Cardiff people living near hillfort asked to dig up garden

A man digging a small square in turf Image copyright Caer Project
Image caption People in Caerau and Ely, in Cardiff, are asked to dig up a 1 sq m patch of their garden and record what they find

People living near an Iron Age hillfort are being asked to dig up a small section of their garden to contribute to an archaeological project.

A "large-scale community dig" had been due to take place at Trelai Park, near the Caerau hillfort in Cardiff, but it was cancelled due to lockdown.

Instead, people in the area have been asked to dig up a 1 sq m patch of their garden and record what they find.

The results will contribute to research by Cardiff University archaeologists.

Previous studies have focused on the hillfort in Caerau, a deserted medieval village in north Ely and a Roman villa in Trelai Park, but researchers say little is known about other spaces in the area.

Information from these "test pit mini-digs", to take place next week, will help chart how the area evolved from the Stone Age to modern times, according to project co-director Dr Oliver Davis, of Cardiff University.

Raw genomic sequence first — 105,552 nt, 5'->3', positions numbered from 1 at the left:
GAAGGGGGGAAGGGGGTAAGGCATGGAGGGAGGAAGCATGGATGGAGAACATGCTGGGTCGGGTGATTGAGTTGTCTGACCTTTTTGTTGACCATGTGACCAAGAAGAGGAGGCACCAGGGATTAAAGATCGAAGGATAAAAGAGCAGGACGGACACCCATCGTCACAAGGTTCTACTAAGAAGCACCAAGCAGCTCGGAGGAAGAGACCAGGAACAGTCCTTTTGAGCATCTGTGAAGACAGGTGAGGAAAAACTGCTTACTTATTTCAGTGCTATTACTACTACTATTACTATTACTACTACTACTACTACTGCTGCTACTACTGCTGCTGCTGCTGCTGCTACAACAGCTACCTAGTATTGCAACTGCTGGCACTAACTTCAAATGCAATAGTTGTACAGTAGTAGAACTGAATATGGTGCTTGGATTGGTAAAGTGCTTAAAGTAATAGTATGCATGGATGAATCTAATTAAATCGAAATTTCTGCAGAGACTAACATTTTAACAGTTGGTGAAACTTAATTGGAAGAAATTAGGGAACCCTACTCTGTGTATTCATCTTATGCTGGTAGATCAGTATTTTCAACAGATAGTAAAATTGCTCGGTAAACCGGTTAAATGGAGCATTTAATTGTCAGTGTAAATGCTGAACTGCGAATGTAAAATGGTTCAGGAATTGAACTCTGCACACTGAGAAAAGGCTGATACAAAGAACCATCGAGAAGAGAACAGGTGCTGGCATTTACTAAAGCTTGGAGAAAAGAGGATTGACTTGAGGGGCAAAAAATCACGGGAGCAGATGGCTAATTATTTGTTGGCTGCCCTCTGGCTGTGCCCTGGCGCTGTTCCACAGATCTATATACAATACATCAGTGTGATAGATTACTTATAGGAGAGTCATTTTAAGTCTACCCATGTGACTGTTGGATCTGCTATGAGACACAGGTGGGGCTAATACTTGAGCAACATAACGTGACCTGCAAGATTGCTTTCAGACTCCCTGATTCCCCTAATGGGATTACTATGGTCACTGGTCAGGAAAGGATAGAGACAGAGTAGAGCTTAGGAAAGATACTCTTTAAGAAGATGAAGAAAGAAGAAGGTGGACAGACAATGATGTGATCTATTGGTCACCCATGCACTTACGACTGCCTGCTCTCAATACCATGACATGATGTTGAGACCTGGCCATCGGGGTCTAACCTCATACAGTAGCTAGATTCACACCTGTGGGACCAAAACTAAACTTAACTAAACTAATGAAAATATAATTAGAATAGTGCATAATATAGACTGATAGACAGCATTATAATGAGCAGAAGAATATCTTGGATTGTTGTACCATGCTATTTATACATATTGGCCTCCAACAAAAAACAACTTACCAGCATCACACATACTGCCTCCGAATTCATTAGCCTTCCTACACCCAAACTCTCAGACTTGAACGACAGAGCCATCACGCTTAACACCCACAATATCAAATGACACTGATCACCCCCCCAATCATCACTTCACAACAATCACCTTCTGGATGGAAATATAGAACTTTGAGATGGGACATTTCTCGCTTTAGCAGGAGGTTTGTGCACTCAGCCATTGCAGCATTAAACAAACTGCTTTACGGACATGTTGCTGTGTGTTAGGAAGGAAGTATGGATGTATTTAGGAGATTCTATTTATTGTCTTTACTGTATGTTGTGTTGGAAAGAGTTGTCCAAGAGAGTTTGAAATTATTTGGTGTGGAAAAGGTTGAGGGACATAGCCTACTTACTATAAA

"We haven't investigated the wider area in this way before," Dr Davis said.

"It's highly possible that there is important new archaeological evidence - from the community's earliest origins to its latest inhabitants - waiting to be uncovered by local people, and literally on their own doorsteps."

Image copyright Caer Project
Image caption A large community dig was cancelled due to the coronavirus lockdown

The Caerau and Ely Rediscovering (Caer) Heritage Project is collaborative research between community development organisation Action in Caerau and Ely, Cardiff University and local schools and residents.

It is free to take part and people who sign up will receive a pack which includes guidance and basic equipment.

People without gardens can also get involved by searching their homes for objects that might have a story to tell about the past.

Any discoveries will contribute towards a digital exhibition of finds.

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